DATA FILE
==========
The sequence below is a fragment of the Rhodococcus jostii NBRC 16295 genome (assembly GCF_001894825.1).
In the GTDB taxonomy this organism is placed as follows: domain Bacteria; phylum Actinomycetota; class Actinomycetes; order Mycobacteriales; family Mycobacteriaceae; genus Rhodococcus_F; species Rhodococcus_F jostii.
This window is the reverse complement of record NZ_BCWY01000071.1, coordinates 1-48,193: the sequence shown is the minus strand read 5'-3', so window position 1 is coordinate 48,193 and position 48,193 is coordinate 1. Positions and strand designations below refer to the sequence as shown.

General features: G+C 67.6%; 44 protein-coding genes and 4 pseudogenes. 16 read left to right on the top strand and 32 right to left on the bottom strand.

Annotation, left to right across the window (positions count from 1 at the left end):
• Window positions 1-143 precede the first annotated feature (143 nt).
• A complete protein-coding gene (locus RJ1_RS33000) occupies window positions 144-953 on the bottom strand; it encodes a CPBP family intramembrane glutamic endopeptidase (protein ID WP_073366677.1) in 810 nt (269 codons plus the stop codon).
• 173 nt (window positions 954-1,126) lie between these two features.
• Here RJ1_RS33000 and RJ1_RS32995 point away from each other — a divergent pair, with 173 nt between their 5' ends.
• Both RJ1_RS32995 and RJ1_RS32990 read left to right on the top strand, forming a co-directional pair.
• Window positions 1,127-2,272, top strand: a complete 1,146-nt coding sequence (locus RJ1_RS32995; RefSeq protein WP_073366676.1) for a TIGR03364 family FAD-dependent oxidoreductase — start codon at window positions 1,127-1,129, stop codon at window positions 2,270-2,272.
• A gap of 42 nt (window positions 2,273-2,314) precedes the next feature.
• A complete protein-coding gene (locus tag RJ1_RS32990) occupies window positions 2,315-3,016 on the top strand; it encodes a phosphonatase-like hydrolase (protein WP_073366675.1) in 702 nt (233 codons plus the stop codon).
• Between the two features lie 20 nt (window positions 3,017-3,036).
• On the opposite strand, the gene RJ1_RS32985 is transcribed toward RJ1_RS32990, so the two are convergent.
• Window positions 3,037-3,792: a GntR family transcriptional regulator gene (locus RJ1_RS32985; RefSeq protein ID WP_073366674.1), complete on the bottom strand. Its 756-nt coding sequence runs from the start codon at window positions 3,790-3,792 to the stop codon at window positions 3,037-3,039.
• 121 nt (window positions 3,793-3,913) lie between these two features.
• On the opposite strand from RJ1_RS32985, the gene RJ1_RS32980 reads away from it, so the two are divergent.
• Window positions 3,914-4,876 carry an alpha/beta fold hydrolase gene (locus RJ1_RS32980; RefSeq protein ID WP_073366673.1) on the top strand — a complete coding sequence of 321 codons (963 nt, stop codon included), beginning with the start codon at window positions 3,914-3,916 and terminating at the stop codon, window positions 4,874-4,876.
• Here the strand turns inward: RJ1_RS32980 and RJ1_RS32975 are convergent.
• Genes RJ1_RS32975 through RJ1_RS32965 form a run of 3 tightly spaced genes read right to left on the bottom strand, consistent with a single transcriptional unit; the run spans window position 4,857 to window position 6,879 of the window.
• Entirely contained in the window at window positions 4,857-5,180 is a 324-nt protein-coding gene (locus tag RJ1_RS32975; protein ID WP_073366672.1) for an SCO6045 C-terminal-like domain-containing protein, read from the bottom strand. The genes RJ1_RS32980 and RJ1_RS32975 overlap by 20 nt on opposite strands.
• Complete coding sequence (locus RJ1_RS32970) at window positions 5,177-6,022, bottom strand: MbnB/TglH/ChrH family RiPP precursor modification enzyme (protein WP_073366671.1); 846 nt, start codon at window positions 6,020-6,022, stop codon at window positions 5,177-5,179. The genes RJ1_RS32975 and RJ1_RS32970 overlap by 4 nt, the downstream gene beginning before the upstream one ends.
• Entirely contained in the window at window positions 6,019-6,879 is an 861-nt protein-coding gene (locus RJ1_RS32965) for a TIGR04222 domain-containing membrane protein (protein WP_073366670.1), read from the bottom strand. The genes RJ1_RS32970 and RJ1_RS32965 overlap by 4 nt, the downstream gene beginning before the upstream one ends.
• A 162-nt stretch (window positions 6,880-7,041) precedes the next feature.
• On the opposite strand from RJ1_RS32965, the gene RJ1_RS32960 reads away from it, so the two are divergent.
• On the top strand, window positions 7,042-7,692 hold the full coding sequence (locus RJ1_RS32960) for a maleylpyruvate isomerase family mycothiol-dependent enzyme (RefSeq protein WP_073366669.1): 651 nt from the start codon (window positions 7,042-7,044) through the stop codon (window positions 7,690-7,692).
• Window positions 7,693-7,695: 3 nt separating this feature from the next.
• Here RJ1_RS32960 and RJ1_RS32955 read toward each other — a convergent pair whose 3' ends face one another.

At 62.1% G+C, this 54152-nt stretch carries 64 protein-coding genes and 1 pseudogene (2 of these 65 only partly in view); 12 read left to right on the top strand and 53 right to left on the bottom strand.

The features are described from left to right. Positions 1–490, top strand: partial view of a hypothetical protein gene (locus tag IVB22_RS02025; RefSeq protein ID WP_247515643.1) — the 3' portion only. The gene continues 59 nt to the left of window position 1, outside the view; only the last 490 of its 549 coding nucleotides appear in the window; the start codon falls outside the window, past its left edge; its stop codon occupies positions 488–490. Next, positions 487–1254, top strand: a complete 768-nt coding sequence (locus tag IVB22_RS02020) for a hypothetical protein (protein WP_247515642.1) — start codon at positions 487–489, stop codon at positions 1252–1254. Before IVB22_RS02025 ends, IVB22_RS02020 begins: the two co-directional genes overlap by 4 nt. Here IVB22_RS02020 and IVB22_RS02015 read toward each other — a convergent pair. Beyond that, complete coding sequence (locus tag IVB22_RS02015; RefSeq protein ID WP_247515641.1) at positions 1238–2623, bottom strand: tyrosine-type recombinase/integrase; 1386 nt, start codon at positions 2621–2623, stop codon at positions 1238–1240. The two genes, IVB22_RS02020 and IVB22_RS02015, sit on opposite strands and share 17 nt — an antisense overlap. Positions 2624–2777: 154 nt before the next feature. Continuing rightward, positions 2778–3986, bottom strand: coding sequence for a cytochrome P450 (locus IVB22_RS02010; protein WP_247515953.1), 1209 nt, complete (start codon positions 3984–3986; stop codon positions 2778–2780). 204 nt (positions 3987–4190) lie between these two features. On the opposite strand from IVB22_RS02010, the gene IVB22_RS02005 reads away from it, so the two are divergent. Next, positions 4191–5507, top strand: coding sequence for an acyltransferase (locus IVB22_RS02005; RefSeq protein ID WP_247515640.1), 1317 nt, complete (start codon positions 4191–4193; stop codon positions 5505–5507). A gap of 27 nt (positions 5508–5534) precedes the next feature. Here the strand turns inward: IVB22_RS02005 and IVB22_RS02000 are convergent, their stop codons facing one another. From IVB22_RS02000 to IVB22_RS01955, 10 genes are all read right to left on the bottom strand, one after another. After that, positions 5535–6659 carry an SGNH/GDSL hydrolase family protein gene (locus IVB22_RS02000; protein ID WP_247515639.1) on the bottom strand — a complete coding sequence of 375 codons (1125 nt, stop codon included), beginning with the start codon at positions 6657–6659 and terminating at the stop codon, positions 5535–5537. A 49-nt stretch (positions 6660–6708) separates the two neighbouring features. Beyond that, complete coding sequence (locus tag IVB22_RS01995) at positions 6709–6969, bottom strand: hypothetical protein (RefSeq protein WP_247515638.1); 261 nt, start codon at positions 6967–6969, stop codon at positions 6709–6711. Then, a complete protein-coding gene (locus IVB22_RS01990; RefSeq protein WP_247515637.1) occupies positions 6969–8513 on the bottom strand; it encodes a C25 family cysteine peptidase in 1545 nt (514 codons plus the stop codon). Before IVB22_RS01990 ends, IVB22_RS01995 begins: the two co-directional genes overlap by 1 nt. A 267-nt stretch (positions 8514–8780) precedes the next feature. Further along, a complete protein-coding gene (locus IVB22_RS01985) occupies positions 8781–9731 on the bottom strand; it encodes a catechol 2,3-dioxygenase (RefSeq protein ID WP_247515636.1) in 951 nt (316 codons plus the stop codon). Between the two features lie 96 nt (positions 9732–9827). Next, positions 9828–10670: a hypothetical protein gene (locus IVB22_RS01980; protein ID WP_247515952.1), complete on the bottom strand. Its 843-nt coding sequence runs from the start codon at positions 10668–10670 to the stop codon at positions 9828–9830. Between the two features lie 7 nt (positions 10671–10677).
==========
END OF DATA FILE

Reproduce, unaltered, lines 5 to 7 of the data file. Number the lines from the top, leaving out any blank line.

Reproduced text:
Annotation, left to right across the window (positions count from 1 at the left end):
• Window positions 1-143 precede the first annotated feature (143 nt).
• A complete protein-coding gene (locus RJ1_RS33000) occupies window positions 144-953 on the bottom strand; it encodes a CPBP family intramembrane glutamic endopeptidase (protein ID WP_073366677.1) in 810 nt (269 codons plus the stop codon).